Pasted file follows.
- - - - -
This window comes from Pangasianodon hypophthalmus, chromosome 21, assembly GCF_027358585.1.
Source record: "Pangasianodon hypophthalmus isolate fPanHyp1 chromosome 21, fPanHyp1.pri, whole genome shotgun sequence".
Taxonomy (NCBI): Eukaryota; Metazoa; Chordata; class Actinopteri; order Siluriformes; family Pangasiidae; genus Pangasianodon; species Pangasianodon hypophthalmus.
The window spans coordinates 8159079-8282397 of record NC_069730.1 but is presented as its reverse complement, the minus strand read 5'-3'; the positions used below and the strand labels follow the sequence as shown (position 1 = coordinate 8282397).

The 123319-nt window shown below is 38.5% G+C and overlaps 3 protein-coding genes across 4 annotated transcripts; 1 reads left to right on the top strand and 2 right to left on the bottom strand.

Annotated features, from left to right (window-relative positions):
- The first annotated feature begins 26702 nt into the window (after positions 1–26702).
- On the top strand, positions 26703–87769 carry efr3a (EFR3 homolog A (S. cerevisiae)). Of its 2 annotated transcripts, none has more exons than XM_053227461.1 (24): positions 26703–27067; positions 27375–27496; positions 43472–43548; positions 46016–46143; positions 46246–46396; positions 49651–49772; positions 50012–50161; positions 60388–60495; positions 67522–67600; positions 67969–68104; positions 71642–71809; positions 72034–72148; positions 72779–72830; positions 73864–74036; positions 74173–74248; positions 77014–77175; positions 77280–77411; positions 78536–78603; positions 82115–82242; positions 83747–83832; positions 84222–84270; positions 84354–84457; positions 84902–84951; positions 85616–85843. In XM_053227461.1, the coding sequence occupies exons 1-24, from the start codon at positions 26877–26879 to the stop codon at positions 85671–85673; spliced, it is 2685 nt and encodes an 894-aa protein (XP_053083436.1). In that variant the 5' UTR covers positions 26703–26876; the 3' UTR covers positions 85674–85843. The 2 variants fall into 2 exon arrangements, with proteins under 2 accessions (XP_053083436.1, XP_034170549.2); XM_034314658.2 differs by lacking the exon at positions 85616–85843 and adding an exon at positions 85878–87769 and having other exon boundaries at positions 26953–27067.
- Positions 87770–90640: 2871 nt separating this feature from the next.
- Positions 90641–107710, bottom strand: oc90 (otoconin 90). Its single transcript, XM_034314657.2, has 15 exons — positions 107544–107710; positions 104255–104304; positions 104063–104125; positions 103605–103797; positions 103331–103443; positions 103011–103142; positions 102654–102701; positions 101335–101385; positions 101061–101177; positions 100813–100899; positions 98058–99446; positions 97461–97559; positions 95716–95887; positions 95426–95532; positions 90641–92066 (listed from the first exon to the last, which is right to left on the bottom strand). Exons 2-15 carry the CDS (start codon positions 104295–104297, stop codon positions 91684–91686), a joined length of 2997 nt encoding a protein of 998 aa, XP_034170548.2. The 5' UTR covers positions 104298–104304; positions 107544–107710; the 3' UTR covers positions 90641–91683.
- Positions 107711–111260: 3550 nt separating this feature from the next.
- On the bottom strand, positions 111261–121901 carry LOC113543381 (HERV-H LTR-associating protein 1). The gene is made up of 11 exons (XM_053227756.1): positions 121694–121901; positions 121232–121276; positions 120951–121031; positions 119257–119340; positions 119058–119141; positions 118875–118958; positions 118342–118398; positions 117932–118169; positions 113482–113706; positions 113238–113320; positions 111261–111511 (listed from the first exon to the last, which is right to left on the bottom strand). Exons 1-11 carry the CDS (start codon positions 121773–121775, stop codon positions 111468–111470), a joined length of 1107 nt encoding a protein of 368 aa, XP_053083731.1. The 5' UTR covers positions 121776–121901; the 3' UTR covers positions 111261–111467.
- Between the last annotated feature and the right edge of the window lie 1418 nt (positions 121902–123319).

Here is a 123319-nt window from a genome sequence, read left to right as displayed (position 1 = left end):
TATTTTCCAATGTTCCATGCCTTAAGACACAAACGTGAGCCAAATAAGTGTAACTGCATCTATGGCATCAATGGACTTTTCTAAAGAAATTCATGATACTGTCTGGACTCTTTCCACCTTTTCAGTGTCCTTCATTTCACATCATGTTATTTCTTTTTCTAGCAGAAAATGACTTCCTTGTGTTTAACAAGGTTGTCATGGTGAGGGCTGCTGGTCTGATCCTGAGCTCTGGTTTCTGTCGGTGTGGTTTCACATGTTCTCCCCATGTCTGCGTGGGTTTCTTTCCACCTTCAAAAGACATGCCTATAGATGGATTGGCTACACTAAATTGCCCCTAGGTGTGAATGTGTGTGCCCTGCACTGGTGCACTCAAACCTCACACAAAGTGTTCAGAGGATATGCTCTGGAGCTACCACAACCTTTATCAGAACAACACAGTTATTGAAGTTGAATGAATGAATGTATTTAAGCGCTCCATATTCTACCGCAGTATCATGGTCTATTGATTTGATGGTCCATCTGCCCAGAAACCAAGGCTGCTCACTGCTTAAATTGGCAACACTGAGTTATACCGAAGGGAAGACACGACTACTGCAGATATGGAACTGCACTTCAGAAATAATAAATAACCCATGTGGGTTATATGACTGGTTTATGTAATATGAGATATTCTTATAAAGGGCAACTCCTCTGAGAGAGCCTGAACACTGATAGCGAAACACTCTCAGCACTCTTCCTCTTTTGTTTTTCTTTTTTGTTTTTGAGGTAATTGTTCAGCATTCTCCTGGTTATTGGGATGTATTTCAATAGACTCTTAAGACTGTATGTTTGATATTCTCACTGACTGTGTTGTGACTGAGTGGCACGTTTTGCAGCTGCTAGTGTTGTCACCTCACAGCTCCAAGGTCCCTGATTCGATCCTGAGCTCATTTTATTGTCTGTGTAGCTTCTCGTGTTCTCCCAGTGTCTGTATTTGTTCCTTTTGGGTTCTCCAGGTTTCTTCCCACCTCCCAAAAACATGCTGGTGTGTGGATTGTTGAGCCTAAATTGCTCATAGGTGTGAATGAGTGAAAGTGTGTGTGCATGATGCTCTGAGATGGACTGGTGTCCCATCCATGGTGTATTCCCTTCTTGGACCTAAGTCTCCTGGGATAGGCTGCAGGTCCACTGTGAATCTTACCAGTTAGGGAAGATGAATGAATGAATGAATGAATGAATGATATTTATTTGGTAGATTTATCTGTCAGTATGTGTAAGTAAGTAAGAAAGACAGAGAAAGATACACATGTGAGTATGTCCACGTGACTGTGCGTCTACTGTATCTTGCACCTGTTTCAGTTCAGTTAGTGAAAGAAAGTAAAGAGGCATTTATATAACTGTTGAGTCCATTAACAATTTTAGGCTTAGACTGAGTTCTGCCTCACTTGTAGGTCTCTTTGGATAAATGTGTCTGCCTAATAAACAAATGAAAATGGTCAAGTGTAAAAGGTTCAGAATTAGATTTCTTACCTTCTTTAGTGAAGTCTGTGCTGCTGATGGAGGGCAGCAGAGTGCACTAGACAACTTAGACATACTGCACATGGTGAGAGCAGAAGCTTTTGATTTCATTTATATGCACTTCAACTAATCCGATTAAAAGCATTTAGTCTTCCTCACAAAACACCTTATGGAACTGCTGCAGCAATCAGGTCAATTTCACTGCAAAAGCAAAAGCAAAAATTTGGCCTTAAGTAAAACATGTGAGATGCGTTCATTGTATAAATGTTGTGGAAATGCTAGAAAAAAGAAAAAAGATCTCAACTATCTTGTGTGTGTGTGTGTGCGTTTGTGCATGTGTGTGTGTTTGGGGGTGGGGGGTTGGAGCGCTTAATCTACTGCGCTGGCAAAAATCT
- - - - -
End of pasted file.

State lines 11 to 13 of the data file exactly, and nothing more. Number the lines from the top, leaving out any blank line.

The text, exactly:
- Positions 107711–111260: 3550 nt separating this feature from the next.
- On the bottom strand, positions 111261–121901 carry LOC113543381 (HERV-H LTR-associating protein 1). The gene is made up of 11 exons (XM_053227756.1): positions 121694–121901; positions 121232–121276; positions 120951–121031; positions 119257–119340; positions 119058–119141; positions 118875–118958; positions 118342–118398; positions 117932–118169; positions 113482–113706; positions 113238–113320; positions 111261–111511 (listed from the first exon to the last, which is right to left on the bottom strand). Exons 1-11 carry the CDS (start codon positions 121773–121775, stop codon positions 111468–111470), a joined length of 1107 nt encoding a protein of 368 aa, XP_053083731.1. The 5' UTR covers positions 121776–121901; the 3' UTR covers positions 111261–111467.
- Between the last annotated feature and the right edge of the window lie 1418 nt (positions 121902–123319).